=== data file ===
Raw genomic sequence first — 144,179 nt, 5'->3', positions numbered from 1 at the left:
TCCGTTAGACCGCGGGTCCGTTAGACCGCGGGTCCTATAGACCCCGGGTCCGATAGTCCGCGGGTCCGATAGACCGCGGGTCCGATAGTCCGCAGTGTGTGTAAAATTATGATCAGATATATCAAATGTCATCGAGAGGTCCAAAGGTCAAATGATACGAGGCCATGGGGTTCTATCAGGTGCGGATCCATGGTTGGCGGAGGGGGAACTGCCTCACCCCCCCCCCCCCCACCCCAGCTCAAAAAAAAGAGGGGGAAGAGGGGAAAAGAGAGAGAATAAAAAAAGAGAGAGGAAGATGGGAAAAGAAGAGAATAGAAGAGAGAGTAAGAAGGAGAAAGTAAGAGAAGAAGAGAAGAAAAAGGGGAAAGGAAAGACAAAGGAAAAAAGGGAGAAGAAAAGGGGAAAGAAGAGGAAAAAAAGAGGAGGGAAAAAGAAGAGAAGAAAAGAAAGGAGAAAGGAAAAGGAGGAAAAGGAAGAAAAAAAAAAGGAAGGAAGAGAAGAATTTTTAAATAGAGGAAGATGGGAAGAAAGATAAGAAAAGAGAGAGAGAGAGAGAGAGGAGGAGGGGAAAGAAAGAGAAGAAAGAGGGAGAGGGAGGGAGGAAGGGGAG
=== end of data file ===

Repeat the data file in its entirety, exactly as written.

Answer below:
Raw genomic sequence first — 144,179 nt, 5'->3', positions numbered from 1 at the left:
TCCGTTAGACCGCGGGTCCGTTAGACCGCGGGTCCTATAGACCCCGGGTCCGATAGTCCGCGGGTCCGATAGACCGCGGGTCCGATAGTCCGCAGTGTGTGTAAAATTATGATCAGATATATCAAATGTCATCGAGAGGTCCAAAGGTCAAATGATACGAGGCCATGGGGTTCTATCAGGTGCGGATCCATGGTTGGCGGAGGGGGAACTGCCTCACCCCCCCCCCCCCCACCCCAGCTCAAAAAAAAGAGGGGGAAGAGGGGAAAAGAGAGAGAATAAAAAAAGAGAGAGGAAGATGGGAAAAGAAGAGAATAGAAGAGAGAGTAAGAAGGAGAAAGTAAGAGAAGAAGAGAAGAAAAAGGGGAAAGGAAAGACAAAGGAAAAAAGGGAGAAGAAAAGGGGAAAGAAGAGGAAAAAAAGAGGAGGGAAAAAGAAGAGAAGAAAAGAAAGGAGAAAGGAAAAGGAGGAAAAGGAAGAAAAAAAAAAGGAAGGAAGAGAAGAATTTTTAAATAGAGGAAGATGGGAAGAAAGATAAGAAAAGAGAGAGAGAGAGAGAGAGGAGGAGGGGAAAGAAAGAGAAGAAAGAGGGAGAGGGAGGGAGGAAGGGGAG